Wednesday, December 1, 2010

**When You Gotta Do What You Gotta Do

["Let Inga Tell You", La Jolla Light, published December 2, 2010] © 2010

There are times when you just have to lie. 

All right, I can hear my many lovely devout friends shaking their heads and saying, “No, it is NEVER okay to lie.”   So let this be my mea culpa: 

I lied. But if I hadn’t lied, I’d probably still have a dead possum in my front yard.

The day started out innocently enough as I hustled the kids out the door to be dropped off at school on my way to work.  I was a single working parent with two grade school kids.  Getting to my entry level university clerical job was essential to our survival. 

My nine year old, Rory, was the first to see it:  the huge dead possum lying on its back, feet in the air, in our front yard. 

“Cool!” said Rory, racing over to have a closer look.  “Can I bring it to school for Sharing?”

Henri caught up. “Neat!  Let’s name him Bob.” 

“Do NOT touch that!” I yelled, in hot pursuit.  I swear this possum looked like it was meandering happily across the yard and keeled over of a massive marsupial heart attack.  Its big eyes were wide open. 

Like most kids of divorced working mothers, my kids were latch key kids after school.  It was imperative that the possum not be still there when they returned.  Home Alone With Dead Possum Named Bob.  There were no good possibilities there.

Turns out that it is not so easy to get rid of a dead possum.  It’s against the law to put it in your trash.  I called every agency I could think of who might come get it, even Project Wildlife.  They pointed out that they don’t deal with dead wildlife.  Only live wildlife. Hence their name.   I realized I should have told them it was still breathing. Already my mind was operating in perfidy mode.

But finally I connected with the Dead Animal Recovery Bureau.  And yes, there is one.  Absolutely, they said.  We’ll come and get it.  I was massively relieved.  I gave them my address and noted that the decedent was in my front yard.

There was silence.  “Sorry, m’am.  We don’t go on private property.  We only take animals off of public property.”  And before I could say anything further, he said, “No exceptions” and hung up.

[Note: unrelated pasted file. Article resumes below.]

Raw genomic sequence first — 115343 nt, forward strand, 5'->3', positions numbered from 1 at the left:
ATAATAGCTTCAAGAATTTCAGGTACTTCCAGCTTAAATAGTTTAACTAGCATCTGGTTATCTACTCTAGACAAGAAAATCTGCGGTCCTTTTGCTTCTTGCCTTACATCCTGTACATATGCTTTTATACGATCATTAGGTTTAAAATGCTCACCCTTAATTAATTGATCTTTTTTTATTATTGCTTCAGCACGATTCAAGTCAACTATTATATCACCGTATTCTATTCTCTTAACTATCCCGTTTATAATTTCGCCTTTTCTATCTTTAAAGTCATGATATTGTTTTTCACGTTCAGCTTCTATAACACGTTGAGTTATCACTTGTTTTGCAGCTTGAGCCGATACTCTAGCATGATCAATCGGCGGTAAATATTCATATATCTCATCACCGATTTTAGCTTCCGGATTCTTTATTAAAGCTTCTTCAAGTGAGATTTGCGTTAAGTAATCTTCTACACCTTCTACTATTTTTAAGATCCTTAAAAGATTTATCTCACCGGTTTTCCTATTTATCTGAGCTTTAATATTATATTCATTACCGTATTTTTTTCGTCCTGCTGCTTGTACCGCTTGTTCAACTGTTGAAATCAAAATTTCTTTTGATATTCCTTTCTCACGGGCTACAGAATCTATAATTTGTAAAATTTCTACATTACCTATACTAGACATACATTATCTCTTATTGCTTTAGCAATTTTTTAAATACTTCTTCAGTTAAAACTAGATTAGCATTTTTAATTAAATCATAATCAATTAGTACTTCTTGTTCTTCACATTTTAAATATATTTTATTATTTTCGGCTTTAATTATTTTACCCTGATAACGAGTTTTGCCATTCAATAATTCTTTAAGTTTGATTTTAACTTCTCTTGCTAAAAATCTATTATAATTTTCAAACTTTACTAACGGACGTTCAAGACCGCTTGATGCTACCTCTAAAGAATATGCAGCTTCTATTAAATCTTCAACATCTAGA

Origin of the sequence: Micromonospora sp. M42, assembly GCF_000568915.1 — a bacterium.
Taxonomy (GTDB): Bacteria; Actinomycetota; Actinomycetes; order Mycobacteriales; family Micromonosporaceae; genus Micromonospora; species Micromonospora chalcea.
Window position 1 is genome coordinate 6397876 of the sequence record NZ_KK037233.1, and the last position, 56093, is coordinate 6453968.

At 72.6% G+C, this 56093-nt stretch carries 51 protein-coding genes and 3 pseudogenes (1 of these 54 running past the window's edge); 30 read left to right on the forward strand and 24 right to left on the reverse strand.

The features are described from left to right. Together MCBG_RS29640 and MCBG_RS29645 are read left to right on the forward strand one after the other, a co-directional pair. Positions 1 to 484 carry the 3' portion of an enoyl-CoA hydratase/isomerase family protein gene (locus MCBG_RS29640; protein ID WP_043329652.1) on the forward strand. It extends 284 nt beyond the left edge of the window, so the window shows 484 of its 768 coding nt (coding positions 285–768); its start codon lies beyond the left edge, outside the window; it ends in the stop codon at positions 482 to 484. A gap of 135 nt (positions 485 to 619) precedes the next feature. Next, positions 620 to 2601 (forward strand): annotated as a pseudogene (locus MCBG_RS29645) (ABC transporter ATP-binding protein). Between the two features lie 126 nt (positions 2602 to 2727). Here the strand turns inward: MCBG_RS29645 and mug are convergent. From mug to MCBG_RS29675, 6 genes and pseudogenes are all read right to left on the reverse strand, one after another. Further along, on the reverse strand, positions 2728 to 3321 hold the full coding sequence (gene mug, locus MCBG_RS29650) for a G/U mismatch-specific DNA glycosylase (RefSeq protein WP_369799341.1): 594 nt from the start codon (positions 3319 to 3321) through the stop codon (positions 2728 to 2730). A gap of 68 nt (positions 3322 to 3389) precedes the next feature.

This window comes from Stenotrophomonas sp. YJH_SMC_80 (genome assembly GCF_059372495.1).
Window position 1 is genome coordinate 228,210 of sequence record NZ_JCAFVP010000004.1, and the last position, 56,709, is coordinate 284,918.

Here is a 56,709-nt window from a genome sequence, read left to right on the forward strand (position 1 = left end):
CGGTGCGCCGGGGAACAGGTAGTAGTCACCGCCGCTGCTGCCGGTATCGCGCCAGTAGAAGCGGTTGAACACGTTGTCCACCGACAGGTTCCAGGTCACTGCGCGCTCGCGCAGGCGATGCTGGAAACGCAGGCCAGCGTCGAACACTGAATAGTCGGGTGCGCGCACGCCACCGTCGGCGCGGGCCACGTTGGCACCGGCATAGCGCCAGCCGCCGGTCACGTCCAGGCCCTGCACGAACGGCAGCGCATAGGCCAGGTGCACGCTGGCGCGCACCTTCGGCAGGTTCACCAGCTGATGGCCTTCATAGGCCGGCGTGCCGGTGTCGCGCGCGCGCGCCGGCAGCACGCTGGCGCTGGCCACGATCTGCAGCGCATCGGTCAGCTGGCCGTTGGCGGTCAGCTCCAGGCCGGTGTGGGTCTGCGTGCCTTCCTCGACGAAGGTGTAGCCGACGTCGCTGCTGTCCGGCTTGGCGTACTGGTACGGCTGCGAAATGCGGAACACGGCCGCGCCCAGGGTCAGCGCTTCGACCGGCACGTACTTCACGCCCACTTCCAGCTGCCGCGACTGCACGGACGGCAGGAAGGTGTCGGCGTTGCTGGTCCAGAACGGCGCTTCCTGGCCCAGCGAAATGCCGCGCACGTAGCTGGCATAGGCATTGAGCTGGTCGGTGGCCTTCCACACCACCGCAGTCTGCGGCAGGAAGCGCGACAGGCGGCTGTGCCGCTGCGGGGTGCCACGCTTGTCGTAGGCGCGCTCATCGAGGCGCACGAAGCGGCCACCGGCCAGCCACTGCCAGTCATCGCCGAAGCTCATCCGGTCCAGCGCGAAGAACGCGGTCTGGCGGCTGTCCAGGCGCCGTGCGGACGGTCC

This was a dilemma.  Kids are going to be home from school in three hours. Best case, I see Bob tucked into my bed wearing my nightgown.  I told my boss I had a personal emergency and raced home.  Donning rubber gloves I went out to the front yard and surveyed the situation.  Between the yard and the street was a four feet high fence.  There was clearly only one alternative.

Who knew a dead possum could be so heavy?  But once I got a little momentum going (“and a one and a two…”) Bob was airborne. 

Back at work, I was on the phone to the Dead Animal Recovery Bureau reporting a dead possum in the street.

The guy on the phone was suspicious.  “Didn’t you just call?”

“Call?”  I said.

“Well,” he said, “someone just phoned a while ago and reported a dead possum in their yard at this address.”

“Wow, I sure hope it’s not an epidemic,” I replied.  “But this possum is definitely in the street.”  For effect I added, “You might want to report this outbreak to Vector Control.”

When I came home, the kids were distraught that the possum, for whom they had great plans, had disappeared. 

“What happened to Bob?” they asked.

“Some nice animal people came and took Bob away,” I said.  “I’m sorry.”

Well, at least the first part of that line was true.


INGA NOIR:
A former co-worker, Dave, rewrote this column and entitled it "Inga Noir".  Frankly I like it better than my version:

There are times when you just gotta lie.